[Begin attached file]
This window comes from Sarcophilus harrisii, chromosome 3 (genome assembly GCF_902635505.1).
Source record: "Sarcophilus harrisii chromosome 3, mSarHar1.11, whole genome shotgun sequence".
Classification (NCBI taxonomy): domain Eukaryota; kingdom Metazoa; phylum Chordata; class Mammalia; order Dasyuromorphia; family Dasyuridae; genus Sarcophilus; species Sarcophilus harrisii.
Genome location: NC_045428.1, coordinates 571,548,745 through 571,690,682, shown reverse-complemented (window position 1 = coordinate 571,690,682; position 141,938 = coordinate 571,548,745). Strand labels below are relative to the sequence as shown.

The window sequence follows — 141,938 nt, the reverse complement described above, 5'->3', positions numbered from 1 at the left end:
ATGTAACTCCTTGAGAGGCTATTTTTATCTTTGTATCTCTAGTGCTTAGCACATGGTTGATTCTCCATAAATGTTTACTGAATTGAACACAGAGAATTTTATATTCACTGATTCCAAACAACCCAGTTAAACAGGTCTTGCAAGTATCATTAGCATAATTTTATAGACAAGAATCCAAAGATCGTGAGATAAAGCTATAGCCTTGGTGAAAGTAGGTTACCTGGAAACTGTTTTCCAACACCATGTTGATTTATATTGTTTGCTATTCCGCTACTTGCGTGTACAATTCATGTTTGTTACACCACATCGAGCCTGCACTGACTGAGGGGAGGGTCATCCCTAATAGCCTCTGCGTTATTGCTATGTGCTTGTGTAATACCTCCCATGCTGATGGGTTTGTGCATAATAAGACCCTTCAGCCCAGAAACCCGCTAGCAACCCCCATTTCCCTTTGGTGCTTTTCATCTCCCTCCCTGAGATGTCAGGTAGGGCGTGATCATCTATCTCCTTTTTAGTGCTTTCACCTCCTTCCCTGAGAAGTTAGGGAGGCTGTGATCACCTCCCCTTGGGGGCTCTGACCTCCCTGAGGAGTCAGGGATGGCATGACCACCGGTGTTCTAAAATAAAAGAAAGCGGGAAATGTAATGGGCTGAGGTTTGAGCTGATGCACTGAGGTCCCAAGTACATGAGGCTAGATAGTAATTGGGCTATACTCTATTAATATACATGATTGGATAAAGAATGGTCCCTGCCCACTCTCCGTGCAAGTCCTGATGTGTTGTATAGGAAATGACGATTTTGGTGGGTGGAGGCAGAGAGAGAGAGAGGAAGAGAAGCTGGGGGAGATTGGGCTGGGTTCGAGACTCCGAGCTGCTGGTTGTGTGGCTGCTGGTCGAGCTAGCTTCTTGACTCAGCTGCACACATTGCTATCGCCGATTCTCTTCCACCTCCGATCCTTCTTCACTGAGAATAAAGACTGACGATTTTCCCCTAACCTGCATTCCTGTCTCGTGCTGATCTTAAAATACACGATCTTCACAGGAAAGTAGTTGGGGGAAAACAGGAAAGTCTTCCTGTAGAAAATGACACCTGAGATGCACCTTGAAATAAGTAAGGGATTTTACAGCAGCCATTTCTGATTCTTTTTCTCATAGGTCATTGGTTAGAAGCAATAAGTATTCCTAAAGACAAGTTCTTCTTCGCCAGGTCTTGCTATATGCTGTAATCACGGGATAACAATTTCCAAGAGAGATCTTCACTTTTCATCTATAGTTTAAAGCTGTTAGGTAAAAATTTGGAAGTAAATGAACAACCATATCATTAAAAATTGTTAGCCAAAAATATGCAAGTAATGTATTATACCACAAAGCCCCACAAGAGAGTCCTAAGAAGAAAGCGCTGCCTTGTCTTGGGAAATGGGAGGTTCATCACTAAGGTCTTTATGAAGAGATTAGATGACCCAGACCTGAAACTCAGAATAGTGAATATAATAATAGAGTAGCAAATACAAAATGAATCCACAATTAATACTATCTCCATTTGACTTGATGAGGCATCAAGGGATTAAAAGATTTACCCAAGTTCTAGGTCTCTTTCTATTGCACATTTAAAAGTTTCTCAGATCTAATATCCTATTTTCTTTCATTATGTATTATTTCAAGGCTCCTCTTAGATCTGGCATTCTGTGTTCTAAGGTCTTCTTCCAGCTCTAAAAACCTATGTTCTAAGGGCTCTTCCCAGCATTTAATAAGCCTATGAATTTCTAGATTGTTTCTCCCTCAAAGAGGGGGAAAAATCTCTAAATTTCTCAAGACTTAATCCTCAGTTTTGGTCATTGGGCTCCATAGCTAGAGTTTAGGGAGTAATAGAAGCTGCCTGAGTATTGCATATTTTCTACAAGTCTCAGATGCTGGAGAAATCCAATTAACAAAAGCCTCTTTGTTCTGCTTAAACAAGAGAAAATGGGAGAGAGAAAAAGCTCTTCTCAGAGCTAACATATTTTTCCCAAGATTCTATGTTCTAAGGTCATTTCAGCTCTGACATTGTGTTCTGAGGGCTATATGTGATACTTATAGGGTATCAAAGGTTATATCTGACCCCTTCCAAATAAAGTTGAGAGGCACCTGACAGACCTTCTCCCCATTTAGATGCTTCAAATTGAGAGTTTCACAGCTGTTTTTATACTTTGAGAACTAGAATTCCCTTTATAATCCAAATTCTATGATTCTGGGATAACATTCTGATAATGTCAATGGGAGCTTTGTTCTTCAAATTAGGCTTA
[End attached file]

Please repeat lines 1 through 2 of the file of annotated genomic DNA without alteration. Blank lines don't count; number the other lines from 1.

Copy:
This window comes from Sarcophilus harrisii, chromosome 3 (genome assembly GCF_902635505.1).
Source record: "Sarcophilus harrisii chromosome 3, mSarHar1.11, whole genome shotgun sequence".